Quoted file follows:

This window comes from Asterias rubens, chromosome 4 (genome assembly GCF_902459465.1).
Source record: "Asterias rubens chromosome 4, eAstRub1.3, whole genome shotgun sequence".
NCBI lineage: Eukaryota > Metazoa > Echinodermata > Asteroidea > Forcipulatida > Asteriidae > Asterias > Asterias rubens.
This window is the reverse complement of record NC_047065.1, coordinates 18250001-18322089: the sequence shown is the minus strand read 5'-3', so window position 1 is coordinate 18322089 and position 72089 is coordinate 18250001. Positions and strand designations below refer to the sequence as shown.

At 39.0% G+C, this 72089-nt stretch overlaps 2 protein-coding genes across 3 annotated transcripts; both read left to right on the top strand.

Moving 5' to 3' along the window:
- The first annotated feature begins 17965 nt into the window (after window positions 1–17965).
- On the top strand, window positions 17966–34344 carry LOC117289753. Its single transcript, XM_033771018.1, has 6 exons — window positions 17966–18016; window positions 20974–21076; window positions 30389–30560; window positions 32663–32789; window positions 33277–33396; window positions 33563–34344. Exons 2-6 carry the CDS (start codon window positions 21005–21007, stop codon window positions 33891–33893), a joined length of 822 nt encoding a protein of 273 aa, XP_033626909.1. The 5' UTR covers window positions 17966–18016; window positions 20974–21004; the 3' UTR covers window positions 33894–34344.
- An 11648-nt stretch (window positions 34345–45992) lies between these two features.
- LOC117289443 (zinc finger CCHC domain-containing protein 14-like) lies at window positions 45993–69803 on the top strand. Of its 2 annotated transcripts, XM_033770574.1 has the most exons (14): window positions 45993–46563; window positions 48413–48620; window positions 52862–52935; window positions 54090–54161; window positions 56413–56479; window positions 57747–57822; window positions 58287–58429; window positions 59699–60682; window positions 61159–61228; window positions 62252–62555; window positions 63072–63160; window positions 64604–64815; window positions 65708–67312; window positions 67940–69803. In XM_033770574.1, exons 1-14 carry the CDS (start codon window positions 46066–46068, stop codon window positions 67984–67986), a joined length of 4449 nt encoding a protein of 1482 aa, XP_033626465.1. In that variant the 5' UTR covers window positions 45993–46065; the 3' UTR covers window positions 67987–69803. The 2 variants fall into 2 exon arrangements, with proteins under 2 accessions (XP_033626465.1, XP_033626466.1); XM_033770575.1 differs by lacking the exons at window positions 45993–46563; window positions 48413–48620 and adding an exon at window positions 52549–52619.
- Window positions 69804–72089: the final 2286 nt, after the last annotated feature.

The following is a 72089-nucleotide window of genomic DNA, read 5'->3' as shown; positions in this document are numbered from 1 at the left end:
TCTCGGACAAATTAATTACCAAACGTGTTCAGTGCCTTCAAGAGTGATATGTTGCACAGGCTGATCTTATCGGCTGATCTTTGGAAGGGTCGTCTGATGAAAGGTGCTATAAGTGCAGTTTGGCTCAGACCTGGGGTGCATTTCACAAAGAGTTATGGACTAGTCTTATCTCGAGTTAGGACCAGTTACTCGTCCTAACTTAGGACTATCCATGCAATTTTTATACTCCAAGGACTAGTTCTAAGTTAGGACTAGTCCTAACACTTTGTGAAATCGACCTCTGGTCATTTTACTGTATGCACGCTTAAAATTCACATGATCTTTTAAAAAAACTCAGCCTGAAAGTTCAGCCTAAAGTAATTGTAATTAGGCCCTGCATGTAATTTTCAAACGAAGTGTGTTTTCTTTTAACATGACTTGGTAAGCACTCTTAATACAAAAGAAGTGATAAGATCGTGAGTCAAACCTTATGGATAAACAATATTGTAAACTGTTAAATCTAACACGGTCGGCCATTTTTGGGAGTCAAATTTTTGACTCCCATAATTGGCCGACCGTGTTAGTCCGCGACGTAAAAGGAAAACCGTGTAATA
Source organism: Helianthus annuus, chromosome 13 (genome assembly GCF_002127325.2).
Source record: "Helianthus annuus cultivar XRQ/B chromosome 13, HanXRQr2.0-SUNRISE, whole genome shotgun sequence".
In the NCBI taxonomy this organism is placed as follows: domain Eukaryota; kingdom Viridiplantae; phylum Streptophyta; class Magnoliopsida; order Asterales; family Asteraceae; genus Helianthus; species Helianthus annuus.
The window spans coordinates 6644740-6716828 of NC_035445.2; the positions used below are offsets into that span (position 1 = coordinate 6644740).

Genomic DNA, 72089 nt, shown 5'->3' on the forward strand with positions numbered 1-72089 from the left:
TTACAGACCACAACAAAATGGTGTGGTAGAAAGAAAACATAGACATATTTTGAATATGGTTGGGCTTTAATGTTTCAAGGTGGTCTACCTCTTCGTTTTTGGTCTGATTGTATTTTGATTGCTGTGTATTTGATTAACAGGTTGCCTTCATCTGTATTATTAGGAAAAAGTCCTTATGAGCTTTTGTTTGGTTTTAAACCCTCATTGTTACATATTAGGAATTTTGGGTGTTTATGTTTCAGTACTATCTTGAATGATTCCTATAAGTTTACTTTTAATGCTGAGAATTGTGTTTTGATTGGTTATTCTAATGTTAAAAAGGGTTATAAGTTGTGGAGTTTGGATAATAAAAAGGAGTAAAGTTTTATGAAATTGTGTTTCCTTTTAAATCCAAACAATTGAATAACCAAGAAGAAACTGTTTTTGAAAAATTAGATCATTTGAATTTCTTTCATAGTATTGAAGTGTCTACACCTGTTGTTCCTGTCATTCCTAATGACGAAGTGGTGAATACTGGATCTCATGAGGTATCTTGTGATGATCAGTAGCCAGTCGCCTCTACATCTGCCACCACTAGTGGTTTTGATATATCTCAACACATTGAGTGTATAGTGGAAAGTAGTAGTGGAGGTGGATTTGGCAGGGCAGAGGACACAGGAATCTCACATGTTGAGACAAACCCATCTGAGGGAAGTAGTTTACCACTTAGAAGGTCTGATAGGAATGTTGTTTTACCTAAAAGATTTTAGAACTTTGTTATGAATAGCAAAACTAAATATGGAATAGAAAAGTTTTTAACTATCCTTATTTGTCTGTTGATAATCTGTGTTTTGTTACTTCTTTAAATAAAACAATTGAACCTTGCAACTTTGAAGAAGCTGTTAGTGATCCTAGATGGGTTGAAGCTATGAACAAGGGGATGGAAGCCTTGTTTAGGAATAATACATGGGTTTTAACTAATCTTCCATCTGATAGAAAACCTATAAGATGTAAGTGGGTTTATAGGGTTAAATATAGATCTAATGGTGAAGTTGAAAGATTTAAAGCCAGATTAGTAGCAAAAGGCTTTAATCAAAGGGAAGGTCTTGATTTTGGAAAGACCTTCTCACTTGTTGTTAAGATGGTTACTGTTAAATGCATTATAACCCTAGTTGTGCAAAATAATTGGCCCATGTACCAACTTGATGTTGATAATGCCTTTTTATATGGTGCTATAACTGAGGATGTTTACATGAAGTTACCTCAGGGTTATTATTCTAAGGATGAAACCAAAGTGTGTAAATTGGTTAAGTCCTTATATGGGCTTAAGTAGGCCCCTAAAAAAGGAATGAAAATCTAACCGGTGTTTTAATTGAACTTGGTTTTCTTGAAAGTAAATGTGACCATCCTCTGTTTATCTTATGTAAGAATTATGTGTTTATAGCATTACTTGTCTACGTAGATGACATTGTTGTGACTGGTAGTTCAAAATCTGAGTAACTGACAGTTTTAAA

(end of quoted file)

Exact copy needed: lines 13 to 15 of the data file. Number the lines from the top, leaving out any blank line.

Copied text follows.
TCTCGGACAAATTAATTACCAAACGTGTTCAGTGCCTTCAAGAGTGATATGTTGCACAGGCTGATCTTATCGGCTGATCTTTGGAAGGGTCGTCTGATGAAAGGTGCTATAAGTGCAGTTTGGCTCAGACCTGGGGTGCATTTCACAAAGAGTTATGGACTAGTCTTATCTCGAGTTAGGACCAGTTACTCGTCCTAACTTAGGACTATCCATGCAATTTTTATACTCCAAGGACTAGTTCTAAGTTAGGACTAGTCCTAACACTTTGTGAAATCGACCTCTGGTCATTTTACTGTATGCACGCTTAAAATTCACATGATCTTTTAAAAAAACTCAGCCTGAAAGTTCAGCCTAAAGTAATTGTAATTAGGCCCTGCATGTAATTTTCAAACGAAGTGTGTTTTCTTTTAACATGACTTGGTAAGCACTCTTAATACAAAAGAAGTGATAAGATCGTGAGTCAAACCTTATGGATAAACAATATTGTAAACTGTTAAATCTAACACGGTCGGCCATTTTTGGGAGTCAAATTTTTGACTCCCATAATTGGCCGACCGTGTTAGTCCGCGACGTAAAAGGAAAACCGTGTAATA
Source organism: Helianthus annuus, chromosome 13 (genome assembly GCF_002127325.2).
Source record: "Helianthus annuus cultivar XRQ/B chromosome 13, HanXRQr2.0-SUNRISE, whole genome shotgun sequence".